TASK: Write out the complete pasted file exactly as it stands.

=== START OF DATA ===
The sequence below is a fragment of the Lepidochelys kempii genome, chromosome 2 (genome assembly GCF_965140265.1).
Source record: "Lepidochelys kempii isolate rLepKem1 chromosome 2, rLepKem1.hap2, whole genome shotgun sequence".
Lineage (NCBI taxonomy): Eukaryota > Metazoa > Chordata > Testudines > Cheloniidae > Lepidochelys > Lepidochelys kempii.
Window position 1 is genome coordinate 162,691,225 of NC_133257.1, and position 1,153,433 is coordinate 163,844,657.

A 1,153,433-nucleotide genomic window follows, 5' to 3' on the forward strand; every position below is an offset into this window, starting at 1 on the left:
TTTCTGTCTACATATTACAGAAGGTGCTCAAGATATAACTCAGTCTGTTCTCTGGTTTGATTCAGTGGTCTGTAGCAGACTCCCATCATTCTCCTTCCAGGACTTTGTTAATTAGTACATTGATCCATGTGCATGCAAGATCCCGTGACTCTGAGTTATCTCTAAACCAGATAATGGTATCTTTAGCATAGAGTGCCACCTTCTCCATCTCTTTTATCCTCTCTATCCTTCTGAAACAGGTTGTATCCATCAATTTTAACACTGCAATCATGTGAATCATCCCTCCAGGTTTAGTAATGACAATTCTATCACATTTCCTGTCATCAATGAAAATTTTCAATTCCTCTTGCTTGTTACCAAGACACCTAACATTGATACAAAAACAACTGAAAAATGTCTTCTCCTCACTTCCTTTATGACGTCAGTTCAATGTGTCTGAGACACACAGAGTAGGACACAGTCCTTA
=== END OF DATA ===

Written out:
The sequence below is a fragment of the Lepidochelys kempii genome, chromosome 2 (genome assembly GCF_965140265.1).
Source record: "Lepidochelys kempii isolate rLepKem1 chromosome 2, rLepKem1.hap2, whole genome shotgun sequence".
Lineage (NCBI taxonomy): Eukaryota > Metazoa > Chordata > Testudines > Cheloniidae > Lepidochelys > Lepidochelys kempii.
Window position 1 is genome coordinate 162,691,225 of NC_133257.1, and position 1,153,433 is coordinate 163,844,657.

A 1,153,433-nucleotide genomic window follows, 5' to 3' on the forward strand; every position below is an offset into this window, starting at 1 on the left:
TTTCTGTCTACATATTACAGAAGGTGCTCAAGATATAACTCAGTCTGTTCTCTGGTTTGATTCAGTGGTCTGTAGCAGACTCCCATCATTCTCCTTCCAGGACTTTGTTAATTAGTACATTGATCCATGTGCATGCAAGATCCCGTGACTCTGAGTTATCTCTAAACCAGATAATGGTATCTTTAGCATAGAGTGCCACCTTCTCCATCTCTTTTATCCTCTCTATCCTTCTGAAACAGGTTGTATCCATCAATTTTAACACTGCAATCATGTGAATCATCCCTCCAGGTTTAGTAATGACAATTCTATCACATTTCCTGTCATCAATGAAAATTTTCAATTCCTCTTGCTTGTTACCAAGACACCTAACATTGATACAAAAACAACTGAAAAATGTCTTCTCCTCACTTCCTTTATGACGTCAGTTCAATGTGTCTGAGACACACAGAGTAGGACACAGTCCTTA